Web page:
Soprano Vania Chan and Rezonance Baroque Ensemble at the 2019 Emerging Artists Showcase. (Photo credit: Gary Payne)

The second Showcase was by Aperi Animam, a vocal ensemble who brought its Milwaukee-based modern approach to English Tudor choral music, and the Rezonance Baroque Ensemble, from Toronto, making its US debut with a passionate and dramatic series of arias from Handel operas sung by the soprano Vania Chan. (Kailey Richards, one of their violinists, received her undergraduate degree in baroque violin from IU, studying with Stanley Ritchie, and it was nice to see them reunite.)

All the musicians talked to the audience and every performance was livestreamed to thousands of others around the globe. Every concert brought a new earworm only replaced by the next concert!

Lyle Nordstrom receives the 2019 Howard Mayer Brown award for lifetime achievement. (left to right: David Wood, Raglind Binkley, Lyle Nordstrom, and Karin Brookes. Photo credit: Gary Payne)

EMA owes a great deal to the people who laid the groundwork for the Young Performers Festival and Emerging Artists Showcase. This is one of the reasons it makes annual awards to those who have created the landscape in which early music can flourish. The 2019 Howard Mayer Brown Award for lifetime achievement in early music was awarded to Lyle Nordstrom, who has spent his career nurturing hundreds of students who are now active performers, through his work at Oakland University (MI), Clayton College (GA), and the University of North Texas. In what was meant to be his retirement, Lyle and his wife, Pat, established Mountainside Baroque and Summer Music Academy in Cumberland, MD.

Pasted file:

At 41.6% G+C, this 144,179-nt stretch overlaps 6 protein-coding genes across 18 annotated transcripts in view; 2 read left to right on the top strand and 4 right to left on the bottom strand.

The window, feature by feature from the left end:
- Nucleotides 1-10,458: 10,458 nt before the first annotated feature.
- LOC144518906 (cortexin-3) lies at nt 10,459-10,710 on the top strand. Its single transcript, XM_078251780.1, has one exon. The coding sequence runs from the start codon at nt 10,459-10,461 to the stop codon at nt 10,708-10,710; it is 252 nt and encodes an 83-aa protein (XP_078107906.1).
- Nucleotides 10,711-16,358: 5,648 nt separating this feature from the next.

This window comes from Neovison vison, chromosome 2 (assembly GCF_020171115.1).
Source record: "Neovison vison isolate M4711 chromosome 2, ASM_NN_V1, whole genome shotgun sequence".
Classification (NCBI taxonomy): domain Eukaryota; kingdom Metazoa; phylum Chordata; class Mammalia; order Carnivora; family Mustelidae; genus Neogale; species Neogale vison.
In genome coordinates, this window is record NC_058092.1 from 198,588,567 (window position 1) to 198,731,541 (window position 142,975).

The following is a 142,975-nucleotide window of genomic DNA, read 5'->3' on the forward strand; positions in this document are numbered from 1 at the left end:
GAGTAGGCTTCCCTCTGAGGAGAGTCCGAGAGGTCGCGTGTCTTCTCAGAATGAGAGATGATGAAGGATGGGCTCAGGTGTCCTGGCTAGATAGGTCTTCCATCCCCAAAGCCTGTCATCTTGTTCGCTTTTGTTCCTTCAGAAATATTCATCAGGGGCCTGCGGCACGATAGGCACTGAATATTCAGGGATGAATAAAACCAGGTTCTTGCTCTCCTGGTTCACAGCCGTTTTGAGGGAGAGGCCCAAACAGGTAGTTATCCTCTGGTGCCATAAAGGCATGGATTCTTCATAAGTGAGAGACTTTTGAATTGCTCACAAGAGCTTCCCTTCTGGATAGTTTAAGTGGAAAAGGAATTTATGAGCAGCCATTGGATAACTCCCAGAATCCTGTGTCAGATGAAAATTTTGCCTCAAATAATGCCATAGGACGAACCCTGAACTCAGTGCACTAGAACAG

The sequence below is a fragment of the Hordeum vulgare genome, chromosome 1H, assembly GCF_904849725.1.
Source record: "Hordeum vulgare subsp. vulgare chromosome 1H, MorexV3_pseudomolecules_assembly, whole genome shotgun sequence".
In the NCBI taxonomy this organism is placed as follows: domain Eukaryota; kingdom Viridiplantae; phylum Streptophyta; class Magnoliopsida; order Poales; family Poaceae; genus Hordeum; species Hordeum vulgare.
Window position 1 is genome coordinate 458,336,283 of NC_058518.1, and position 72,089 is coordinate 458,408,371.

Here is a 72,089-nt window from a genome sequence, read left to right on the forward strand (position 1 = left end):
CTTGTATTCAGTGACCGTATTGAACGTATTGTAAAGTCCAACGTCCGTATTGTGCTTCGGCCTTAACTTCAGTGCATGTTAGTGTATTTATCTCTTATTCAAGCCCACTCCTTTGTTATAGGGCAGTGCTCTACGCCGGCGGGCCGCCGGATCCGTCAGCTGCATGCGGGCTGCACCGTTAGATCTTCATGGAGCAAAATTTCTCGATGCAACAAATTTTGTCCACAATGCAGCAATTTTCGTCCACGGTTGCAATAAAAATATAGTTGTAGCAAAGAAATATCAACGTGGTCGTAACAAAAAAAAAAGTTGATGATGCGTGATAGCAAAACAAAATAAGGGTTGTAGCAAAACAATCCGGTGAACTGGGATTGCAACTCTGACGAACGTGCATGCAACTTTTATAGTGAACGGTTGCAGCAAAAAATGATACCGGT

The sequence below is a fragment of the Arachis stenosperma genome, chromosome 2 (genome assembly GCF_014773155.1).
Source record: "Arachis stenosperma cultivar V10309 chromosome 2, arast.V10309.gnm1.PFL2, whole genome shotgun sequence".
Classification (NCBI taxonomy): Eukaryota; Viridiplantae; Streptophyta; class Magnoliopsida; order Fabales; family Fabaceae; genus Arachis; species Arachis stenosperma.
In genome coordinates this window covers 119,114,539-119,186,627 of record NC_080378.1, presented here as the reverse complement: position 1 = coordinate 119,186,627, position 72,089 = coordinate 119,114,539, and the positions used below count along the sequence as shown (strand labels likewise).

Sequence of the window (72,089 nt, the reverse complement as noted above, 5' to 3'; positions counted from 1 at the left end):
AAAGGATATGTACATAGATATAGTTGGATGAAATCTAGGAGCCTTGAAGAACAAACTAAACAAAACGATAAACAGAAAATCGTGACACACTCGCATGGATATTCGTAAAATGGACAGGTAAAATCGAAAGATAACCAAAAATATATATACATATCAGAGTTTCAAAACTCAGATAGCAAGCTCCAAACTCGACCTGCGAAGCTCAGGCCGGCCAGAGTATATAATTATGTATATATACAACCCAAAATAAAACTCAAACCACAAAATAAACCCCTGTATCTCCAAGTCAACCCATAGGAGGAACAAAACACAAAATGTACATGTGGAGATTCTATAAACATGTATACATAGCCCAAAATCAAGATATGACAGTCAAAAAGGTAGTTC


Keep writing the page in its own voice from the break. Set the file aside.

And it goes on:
Eric Rice is presented with the Thomas Binkley Award by Raglind Binkely. (Photo credit: Gary Payne)

Eric Rice was awarded the 2019 Thomas Binkley Award for outstanding achievement in performance and scholarship by the director of a university or college early music ensemble. Binkley was the first director of the HPI (then the Early Music Institute) and his widow, Raglind Binkley, presented both awards, keeping Binkley’s spirit alive to this day.

There were mishaps, of course – flight cancellations, parking tickets, unloading instruments in torrential rain – all handled with that inimitable festival mix of adrenaline and exhaustion. The day before the festival began, it was too cold to be outside. The day after it ended, it was too warm. Lightning storms, power outages, and torrential rain all added to the powerful need to be together, so there was no question that these few days really felt like a festival and not simply a string of concerts.